Oversampling refers to copying or synthesizing new examples of the minority classes so that the number of examples in the minority class better resembles or matches the number of examples in the majority classes.

Perhaps the most widely used approach to synthesizing new examples is called the Synthetic Minority Oversampling TEchnique, or SMOTE for short. This technique was described by Nitesh Chawla, et al. in their 2002 paper named for the technique titled “SMOTE: Synthetic Minority Over-sampling Technique.”

You can learn more about SMOTE in the tutorial:

The imbalanced-learn library provides an implementation of SMOTE that we can use that is compatible with the popular scikit-learn library.

First, the library must be installed. We can install it using pip as follows:

sudo pip install imbalanced-learn

We can confirm that the installation was successful by printing the version of the installed library:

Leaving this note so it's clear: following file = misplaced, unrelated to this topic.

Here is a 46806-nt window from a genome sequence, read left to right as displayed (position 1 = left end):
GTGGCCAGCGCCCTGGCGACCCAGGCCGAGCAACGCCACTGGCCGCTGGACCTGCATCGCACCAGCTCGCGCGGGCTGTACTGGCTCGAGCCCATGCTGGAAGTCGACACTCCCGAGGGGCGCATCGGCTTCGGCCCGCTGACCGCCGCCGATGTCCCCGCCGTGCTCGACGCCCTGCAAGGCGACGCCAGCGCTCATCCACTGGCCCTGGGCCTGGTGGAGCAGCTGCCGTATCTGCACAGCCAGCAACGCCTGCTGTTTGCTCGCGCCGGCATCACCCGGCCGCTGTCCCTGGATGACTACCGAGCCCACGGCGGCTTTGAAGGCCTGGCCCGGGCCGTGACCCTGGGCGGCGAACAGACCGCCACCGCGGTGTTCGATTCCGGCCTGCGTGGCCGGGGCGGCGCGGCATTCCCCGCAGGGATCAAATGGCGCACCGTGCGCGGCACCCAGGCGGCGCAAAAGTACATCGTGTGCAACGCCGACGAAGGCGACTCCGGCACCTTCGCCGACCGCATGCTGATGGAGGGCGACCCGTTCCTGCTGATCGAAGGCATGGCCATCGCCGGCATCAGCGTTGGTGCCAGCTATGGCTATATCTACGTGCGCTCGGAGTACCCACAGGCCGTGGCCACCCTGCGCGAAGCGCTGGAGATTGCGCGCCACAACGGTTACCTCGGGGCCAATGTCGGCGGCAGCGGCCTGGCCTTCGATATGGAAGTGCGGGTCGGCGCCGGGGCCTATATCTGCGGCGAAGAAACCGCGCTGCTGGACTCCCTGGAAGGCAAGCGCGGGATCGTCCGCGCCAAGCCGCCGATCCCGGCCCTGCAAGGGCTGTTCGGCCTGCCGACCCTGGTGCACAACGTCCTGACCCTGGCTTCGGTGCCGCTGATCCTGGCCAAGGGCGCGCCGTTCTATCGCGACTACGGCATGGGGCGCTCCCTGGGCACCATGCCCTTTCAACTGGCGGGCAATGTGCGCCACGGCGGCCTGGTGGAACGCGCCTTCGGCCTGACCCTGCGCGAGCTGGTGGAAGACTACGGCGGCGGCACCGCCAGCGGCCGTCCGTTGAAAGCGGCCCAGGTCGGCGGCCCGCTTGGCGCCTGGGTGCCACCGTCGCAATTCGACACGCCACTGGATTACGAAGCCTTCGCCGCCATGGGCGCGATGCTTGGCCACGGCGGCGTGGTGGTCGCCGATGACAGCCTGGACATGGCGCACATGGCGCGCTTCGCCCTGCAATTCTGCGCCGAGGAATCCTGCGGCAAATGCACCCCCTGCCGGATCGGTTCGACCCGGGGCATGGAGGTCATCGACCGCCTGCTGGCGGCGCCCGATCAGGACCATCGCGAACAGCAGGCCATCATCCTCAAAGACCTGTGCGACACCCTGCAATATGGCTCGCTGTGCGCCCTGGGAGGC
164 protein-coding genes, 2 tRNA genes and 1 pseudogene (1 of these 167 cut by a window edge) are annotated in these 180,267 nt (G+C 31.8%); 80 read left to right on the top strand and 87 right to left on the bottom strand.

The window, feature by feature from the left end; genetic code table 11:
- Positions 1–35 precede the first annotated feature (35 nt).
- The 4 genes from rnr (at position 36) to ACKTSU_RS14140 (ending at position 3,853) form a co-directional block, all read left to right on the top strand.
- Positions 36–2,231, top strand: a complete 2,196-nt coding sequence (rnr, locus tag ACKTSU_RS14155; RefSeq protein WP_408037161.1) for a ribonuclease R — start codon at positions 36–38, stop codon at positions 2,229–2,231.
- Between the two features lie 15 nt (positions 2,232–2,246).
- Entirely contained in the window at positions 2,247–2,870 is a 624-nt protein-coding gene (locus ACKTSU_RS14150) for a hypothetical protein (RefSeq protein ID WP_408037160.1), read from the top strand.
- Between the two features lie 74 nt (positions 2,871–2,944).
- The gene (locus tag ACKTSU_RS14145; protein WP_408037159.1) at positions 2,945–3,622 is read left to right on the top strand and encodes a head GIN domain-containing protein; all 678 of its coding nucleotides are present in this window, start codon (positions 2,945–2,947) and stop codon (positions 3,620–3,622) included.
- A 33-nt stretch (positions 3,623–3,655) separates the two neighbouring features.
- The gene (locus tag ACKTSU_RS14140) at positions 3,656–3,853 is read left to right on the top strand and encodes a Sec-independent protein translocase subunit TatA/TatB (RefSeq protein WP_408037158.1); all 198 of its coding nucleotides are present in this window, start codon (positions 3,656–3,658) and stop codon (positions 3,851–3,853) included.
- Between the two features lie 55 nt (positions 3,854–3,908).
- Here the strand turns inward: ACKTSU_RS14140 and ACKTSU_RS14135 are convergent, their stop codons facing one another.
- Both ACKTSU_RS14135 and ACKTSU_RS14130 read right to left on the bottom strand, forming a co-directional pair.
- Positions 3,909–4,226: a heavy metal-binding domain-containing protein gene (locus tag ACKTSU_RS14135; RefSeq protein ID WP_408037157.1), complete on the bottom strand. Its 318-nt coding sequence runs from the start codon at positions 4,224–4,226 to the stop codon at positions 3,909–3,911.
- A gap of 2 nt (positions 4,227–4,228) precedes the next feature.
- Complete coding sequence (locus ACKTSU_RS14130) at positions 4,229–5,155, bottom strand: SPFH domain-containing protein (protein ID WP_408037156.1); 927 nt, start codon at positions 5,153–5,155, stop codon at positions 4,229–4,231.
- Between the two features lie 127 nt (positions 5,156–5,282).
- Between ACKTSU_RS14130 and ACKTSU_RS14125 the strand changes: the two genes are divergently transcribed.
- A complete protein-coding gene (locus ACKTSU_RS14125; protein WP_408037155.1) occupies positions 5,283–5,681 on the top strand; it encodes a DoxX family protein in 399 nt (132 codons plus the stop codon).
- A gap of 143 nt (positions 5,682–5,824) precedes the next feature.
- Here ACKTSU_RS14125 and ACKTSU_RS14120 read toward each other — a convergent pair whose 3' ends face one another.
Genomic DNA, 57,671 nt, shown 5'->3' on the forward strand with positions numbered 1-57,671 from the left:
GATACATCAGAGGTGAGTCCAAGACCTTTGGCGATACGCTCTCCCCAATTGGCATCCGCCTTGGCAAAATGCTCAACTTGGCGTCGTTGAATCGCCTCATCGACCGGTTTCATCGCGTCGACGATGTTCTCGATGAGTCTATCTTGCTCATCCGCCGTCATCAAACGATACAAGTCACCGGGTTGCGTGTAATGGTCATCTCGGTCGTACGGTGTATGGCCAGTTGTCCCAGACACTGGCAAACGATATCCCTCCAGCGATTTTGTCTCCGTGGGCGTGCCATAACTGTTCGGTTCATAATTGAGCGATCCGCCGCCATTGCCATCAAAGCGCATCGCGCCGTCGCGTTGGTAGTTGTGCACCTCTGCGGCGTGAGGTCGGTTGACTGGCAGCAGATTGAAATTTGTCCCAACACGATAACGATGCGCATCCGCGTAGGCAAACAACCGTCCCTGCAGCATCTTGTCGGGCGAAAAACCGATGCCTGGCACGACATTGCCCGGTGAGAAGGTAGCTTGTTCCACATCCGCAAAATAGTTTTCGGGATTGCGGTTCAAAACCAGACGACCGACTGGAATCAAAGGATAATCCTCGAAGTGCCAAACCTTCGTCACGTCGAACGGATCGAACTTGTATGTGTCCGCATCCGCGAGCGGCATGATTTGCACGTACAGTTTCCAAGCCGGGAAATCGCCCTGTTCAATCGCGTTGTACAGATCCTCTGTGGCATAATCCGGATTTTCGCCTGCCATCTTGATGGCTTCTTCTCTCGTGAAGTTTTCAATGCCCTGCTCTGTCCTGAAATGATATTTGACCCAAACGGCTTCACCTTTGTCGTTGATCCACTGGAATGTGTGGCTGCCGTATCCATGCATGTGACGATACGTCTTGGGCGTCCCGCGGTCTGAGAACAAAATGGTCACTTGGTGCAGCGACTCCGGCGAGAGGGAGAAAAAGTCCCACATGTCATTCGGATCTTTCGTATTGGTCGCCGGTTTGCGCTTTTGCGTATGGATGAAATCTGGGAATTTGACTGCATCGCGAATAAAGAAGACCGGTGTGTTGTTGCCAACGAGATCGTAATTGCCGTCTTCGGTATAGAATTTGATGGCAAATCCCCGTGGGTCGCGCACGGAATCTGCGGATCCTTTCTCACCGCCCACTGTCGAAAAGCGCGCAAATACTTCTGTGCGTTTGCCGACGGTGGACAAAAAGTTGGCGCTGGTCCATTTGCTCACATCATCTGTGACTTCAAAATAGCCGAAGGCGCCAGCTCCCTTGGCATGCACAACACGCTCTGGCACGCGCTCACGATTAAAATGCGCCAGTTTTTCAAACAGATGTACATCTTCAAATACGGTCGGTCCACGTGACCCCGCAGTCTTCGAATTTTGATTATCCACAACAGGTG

Running the example will print the version number of the installed library; for example:

Before we apply SMOTE, let’s first load the dataset and confirm the number of examples in each class.

Running the example first downloads the dataset and splits it into train and test sets.

The number of rows in each class is then reported, confirming that some classes, such as 0 and 1, have many more examples (more than 70) than other classes, such as 3 and 4 (less than 15).

A bar chart is created providing a visualization of the class breakdown of the dataset.

This gives a clearer idea that classes 0 and 1 have many more examples than classes 2, 3, 4 and 5.

Histogram of Examples in Each Class in the Glass Multi-Class Classification Dataset

Histogram of Examples in Each Class in the Glass Multi-Class Classification Dataset

Next, we can apply SMOTE to oversample the dataset.

By default, SMOTE will oversample all classes to have the same number of examples as the class with the most examples.